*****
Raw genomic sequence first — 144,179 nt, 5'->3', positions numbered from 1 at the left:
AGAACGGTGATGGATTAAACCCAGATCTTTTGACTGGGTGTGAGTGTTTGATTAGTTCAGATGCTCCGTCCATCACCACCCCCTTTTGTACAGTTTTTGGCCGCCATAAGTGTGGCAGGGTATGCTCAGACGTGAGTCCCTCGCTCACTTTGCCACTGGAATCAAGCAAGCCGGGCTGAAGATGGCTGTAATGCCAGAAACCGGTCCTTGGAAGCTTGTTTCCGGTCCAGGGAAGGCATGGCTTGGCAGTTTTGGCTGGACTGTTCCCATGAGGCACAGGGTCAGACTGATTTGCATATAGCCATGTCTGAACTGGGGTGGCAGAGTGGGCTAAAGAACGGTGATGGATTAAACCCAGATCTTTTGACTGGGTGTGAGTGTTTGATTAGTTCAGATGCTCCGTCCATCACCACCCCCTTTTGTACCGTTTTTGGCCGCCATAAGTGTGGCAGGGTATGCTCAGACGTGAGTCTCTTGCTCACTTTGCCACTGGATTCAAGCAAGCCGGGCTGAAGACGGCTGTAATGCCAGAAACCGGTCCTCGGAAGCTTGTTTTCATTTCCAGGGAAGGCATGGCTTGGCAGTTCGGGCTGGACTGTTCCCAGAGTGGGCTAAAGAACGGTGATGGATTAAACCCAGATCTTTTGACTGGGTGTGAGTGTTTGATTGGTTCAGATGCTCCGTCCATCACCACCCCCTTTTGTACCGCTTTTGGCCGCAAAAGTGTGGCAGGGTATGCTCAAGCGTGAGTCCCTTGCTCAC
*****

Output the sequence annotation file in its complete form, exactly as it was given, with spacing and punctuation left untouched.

Raw genomic sequence first — 144,179 nt, 5'->3', positions numbered from 1 at the left:
AGAACGGTGATGGATTAAACCCAGATCTTTTGACTGGGTGTGAGTGTTTGATTAGTTCAGATGCTCCGTCCATCACCACCCCCTTTTGTACAGTTTTTGGCCGCCATAAGTGTGGCAGGGTATGCTCAGACGTGAGTCCCTCGCTCACTTTGCCACTGGAATCAAGCAAGCCGGGCTGAAGATGGCTGTAATGCCAGAAACCGGTCCTTGGAAGCTTGTTTCCGGTCCAGGGAAGGCATGGCTTGGCAGTTTTGGCTGGACTGTTCCCATGAGGCACAGGGTCAGACTGATTTGCATATAGCCATGTCTGAACTGGGGTGGCAGAGTGGGCTAAAGAACGGTGATGGATTAAACCCAGATCTTTTGACTGGGTGTGAGTGTTTGATTAGTTCAGATGCTCCGTCCATCACCACCCCCTTTTGTACCGTTTTTGGCCGCCATAAGTGTGGCAGGGTATGCTCAGACGTGAGTCTCTTGCTCACTTTGCCACTGGATTCAAGCAAGCCGGGCTGAAGACGGCTGTAATGCCAGAAACCGGTCCTCGGAAGCTTGTTTTCATTTCCAGGGAAGGCATGGCTTGGCAGTTCGGGCTGGACTGTTCCCAGAGTGGGCTAAAGAACGGTGATGGATTAAACCCAGATCTTTTGACTGGGTGTGAGTGTTTGATTGGTTCAGATGCTCCGTCCATCACCACCCCCTTTTGTACCGCTTTTGGCCGCAAAAGTGTGGCAGGGTATGCTCAAGCGTGAGTCCCTTGCTCAC